Healthy Eating: 4 unhealthy ‘health’ treats

Many healthy sounding sweet treats, such as frozen yogurt and banana bread, are not as healthy as they seem.

Oatmeal muffin (photo credit: Dan Levy)
Oatmeal muffin
(photo credit: Dan Levy)
Ever in the mood for a sweet bite to eat, but don’t want to pack on the calories? Many would opt for frozen yogurt instead of ice cream, or maybe a bran muffin instead of a red velvet cupcake. They sound much healthier right? And they are; however, just because they contain fewer calories and fat doesn’t mean you are getting off lightly.
Many foods today have an aura of healthiness with the use of nutritious sounding names and wholesome ingredients highlighted in bold. And while these options are without doubt a better choice, they still contain more calories, sugar and fat that most of us assume. 
Here are four of the worst unhealthy “health” treats:
Frozen yogurt
In the summer heat, it can be very tempting to finish the day with a visit to a favorite frozen yogurt joint. In the last few years, “froyo” shops have popped up virtually everywhere, offering a variety of different yogurt flavors with an assortment of toppings.
Without doubt, frozen yogurt is a tasty treat, but is it a healthy one? After all, it’s just frozen yogurt, so can it really be that unhealthy? Yes and no.
Let’s start with the good news: Just like regular yogurt, the frozen version contains active cultures that are great for digestion and boost immunity.
Now for that not so great news: Frozen yogurt is generally loaded with sugar, especially the flavored ones.
However, that’s far from all. Frozen yogurt can quickly go from being “okay,” to atrociously bad, when people start piling on butterscotch syrup, sweet candy and of course pieces of chocolate bars. What’s more, most of us don’t even realize how much candy, chocolate and hot sauce has been added as it quickly mixes up with the yogurt and fruit toppings.
Most small frozen yogurts topped off with a scoop of cookies and a dollop of hot chocolate sauce can easily reach 300-400 calories per serving. To bring the calorie back down, opt for regular plain yogurt topped off with fresh berries.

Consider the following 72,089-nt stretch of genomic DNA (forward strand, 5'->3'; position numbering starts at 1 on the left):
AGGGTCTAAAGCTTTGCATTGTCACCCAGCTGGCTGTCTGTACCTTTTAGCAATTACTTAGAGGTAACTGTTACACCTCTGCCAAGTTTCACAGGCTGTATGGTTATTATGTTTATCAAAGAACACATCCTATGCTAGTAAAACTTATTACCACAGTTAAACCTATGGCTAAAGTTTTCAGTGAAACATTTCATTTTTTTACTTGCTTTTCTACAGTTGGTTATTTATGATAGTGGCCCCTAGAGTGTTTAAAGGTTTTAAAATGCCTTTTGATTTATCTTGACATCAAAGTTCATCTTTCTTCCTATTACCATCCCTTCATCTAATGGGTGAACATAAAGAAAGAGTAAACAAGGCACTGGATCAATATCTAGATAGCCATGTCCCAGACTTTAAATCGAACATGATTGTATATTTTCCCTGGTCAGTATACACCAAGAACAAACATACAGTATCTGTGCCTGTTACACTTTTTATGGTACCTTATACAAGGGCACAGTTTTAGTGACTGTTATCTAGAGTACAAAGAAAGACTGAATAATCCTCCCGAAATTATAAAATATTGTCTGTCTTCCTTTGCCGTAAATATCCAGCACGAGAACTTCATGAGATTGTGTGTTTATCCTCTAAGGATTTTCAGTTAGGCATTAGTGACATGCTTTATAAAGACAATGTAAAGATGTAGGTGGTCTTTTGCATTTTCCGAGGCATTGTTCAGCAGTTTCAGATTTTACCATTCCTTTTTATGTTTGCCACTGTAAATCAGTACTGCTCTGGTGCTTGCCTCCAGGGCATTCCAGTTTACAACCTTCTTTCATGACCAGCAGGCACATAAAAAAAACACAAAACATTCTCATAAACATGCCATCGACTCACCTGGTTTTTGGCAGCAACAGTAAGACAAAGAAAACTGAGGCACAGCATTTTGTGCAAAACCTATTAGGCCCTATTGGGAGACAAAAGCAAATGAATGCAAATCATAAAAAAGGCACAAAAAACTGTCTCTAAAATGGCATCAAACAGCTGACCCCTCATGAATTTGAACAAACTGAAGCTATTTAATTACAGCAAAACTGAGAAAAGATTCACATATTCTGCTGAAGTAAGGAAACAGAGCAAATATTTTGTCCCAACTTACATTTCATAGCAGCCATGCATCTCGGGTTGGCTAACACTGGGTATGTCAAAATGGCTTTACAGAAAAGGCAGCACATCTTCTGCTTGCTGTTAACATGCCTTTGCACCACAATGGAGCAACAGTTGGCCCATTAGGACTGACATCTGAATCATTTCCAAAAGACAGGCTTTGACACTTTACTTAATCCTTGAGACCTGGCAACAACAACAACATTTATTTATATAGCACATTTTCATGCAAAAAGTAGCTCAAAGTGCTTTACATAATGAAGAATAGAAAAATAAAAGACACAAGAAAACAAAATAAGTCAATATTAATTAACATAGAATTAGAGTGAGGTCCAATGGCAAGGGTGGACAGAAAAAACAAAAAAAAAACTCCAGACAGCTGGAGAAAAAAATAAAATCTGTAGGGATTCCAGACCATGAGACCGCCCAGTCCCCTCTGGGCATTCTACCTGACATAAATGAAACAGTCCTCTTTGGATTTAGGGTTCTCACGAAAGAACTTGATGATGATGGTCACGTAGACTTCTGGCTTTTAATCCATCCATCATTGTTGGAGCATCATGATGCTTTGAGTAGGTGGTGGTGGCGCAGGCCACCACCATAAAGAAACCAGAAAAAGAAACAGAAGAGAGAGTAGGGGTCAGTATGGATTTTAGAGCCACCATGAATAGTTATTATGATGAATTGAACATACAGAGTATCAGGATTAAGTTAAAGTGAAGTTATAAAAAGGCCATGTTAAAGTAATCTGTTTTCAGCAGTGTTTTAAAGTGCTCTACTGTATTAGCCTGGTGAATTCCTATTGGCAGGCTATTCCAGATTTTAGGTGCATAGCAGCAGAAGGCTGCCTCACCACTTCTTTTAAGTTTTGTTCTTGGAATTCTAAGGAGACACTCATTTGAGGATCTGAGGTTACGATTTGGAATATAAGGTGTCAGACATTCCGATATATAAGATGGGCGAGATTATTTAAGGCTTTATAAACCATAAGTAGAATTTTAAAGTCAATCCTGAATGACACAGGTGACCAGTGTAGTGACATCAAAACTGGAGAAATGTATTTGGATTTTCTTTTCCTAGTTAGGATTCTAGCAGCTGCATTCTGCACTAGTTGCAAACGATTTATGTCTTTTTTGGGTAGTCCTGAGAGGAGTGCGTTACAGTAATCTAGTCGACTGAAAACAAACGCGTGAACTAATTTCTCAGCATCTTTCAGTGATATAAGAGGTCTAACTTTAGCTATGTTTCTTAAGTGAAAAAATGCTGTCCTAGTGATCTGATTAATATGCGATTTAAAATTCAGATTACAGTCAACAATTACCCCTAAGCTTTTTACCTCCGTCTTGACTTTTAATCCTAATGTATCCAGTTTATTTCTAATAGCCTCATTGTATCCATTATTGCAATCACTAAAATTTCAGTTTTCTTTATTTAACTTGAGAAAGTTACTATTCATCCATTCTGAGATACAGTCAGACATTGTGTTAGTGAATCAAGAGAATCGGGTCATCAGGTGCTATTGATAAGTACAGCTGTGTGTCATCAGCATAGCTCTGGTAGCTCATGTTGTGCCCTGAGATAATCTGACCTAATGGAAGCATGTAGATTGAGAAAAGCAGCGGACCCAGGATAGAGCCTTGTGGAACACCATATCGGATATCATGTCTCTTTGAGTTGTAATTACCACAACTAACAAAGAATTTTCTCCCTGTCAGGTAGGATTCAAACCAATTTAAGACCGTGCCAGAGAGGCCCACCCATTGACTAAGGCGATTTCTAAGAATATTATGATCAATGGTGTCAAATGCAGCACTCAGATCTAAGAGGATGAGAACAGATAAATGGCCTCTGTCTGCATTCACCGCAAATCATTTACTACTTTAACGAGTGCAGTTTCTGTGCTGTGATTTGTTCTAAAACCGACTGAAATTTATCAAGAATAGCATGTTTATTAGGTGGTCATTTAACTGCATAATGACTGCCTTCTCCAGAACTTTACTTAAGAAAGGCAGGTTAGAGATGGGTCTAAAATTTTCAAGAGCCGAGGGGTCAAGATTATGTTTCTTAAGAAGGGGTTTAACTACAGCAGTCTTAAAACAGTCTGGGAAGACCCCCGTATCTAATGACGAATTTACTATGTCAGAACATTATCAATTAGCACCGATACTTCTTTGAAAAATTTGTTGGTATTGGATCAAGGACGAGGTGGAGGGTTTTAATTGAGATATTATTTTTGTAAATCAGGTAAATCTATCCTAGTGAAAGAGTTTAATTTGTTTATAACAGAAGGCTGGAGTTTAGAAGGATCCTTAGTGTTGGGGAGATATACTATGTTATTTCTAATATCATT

Dried fruit
What could be so wrong with a handful or two of dried cranberries, prunes, raisins or apricots? After all, dried fruit is still fruit, and therefore is loaded with all sorts of “good for you” nutrients including fiber, vitamins and minerals.
Unfortunately many companies add sulfur and sugar to make dried fruits better for store shelves. What’s more, when you eat dry fruit, as it is significantly smaller than fresh fruit, you tend to lose track of how much you are actually eating, and as a result consume more calories, and sugar than you think. So while dried fruit can be nice once in a while, it is far more filling and less fattening to eat fresh fruit on a daily basis.
Bran Muffins
The word bran typically has a healthy connotation as it is packed with fiber goodness. The fiber from these muffins will fill you up more than your regular carrot, blueberry or chocolate chip muffin. However, a healthy muffin is still an oxymoron.
Even with all the fiber, bran muffins are still made from mounds of butter and sugar – leaving them high in fat, sugar and of course hundreds of calories. In fact, depending on how large it is, a bran muffin can have anywhere from 200 to 400 calories. 
Banana Bread
Just like bran muffins, banana bread has the illusion of being healthy. After all, any “bread” made from omega-3 rich nuts and vitamin-loaded bananas should be healthy, right?
Unfortunately, the generous amounts of butter and sugar that make this loaf taste so moist and delicious, make it regrettably somewhat fattening.
When it comes to store-bought banana bread, it’s important to check the ingredients, as not all banana bread is made the same. For most varieties, lavish amounts of butter, oil, refined sugar and flour as well as full-fat yogurt or sour cream crank up the calorie count without adding any solid nutrition.
In order to trim down the calories, it’s probably best to make this tasty treat at home in order to increase the amount of healthier ingredients while toning down or even substituting those more calorie hefty and nutritionally depleted ingredients for healthier ones.